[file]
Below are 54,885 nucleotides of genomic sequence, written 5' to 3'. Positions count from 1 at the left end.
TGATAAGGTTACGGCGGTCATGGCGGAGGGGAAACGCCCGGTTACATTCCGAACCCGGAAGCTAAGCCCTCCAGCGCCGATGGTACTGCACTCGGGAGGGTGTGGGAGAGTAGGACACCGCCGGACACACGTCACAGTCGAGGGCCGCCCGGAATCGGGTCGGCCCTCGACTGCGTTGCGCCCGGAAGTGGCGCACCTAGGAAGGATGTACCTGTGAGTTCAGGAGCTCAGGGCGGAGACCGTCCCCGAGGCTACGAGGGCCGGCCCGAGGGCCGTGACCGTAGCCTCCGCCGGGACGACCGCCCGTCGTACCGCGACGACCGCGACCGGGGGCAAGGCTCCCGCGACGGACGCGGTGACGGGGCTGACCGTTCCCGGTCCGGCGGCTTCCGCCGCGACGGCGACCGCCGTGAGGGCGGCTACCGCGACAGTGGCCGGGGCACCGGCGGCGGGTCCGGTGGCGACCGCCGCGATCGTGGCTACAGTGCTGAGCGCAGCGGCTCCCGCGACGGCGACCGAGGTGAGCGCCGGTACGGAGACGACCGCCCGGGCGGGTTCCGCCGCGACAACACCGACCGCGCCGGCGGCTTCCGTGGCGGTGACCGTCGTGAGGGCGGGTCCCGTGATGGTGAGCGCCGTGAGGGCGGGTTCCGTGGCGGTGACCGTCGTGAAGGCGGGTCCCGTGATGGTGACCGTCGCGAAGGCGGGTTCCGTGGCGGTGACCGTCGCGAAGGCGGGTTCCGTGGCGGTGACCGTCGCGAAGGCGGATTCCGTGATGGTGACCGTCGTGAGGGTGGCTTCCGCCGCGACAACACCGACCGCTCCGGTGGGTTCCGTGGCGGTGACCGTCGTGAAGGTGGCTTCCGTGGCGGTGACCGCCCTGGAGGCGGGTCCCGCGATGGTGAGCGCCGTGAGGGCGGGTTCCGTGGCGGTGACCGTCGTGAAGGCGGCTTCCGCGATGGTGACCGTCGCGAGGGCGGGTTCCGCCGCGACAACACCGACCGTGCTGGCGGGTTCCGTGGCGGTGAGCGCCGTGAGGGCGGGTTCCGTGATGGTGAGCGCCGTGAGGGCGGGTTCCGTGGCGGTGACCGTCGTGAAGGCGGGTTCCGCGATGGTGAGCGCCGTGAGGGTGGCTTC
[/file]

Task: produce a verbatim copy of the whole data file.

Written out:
Below are 54,885 nucleotides of genomic sequence, written 5' to 3'. Positions count from 1 at the left end.
TGATAAGGTTACGGCGGTCATGGCGGAGGGGAAACGCCCGGTTACATTCCGAACCCGGAAGCTAAGCCCTCCAGCGCCGATGGTACTGCACTCGGGAGGGTGTGGGAGAGTAGGACACCGCCGGACACACGTCACAGTCGAGGGCCGCCCGGAATCGGGTCGGCCCTCGACTGCGTTGCGCCCGGAAGTGGCGCACCTAGGAAGGATGTACCTGTGAGTTCAGGAGCTCAGGGCGGAGACCGTCCCCGAGGCTACGAGGGCCGGCCCGAGGGCCGTGACCGTAGCCTCCGCCGGGACGACCGCCCGTCGTACCGCGACGACCGCGACCGGGGGCAAGGCTCCCGCGACGGACGCGGTGACGGGGCTGACCGTTCCCGGTCCGGCGGCTTCCGCCGCGACGGCGACCGCCGTGAGGGCGGCTACCGCGACAGTGGCCGGGGCACCGGCGGCGGGTCCGGTGGCGACCGCCGCGATCGTGGCTACAGTGCTGAGCGCAGCGGCTCCCGCGACGGCGACCGAGGTGAGCGCCGGTACGGAGACGACCGCCCGGGCGGGTTCCGCCGCGACAACACCGACCGCGCCGGCGGCTTCCGTGGCGGTGACCGTCGTGAGGGCGGGTCCCGTGATGGTGAGCGCCGTGAGGGCGGGTTCCGTGGCGGTGACCGTCGTGAAGGCGGGTCCCGTGATGGTGACCGTCGCGAAGGCGGGTTCCGTGGCGGTGACCGTCGCGAAGGCGGGTTCCGTGGCGGTGACCGTCGCGAAGGCGGATTCCGTGATGGTGACCGTCGTGAGGGTGGCTTCCGCCGCGACAACACCGACCGCTCCGGTGGGTTCCGTGGCGGTGACCGTCGTGAAGGTGGCTTCCGTGGCGGTGACCGCCCTGGAGGCGGGTCCCGCGATGGTGAGCGCCGTGAGGGCGGGTTCCGTGGCGGTGACCGTCGTGAAGGCGGCTTCCGCGATGGTGACCGTCGCGAGGGCGGGTTCCGCCGCGACAACACCGACCGTGCTGGCGGGTTCCGTGGCGGTGAGCGCCGTGAGGGCGGGTTCCGTGATGGTGAGCGCCGTGAGGGCGGGTTCCGTGGCGGTGACCGTCGTGAAGGCGGGTTCCGCGATGGTGAGCGCCGTGAGGGTGGCTTC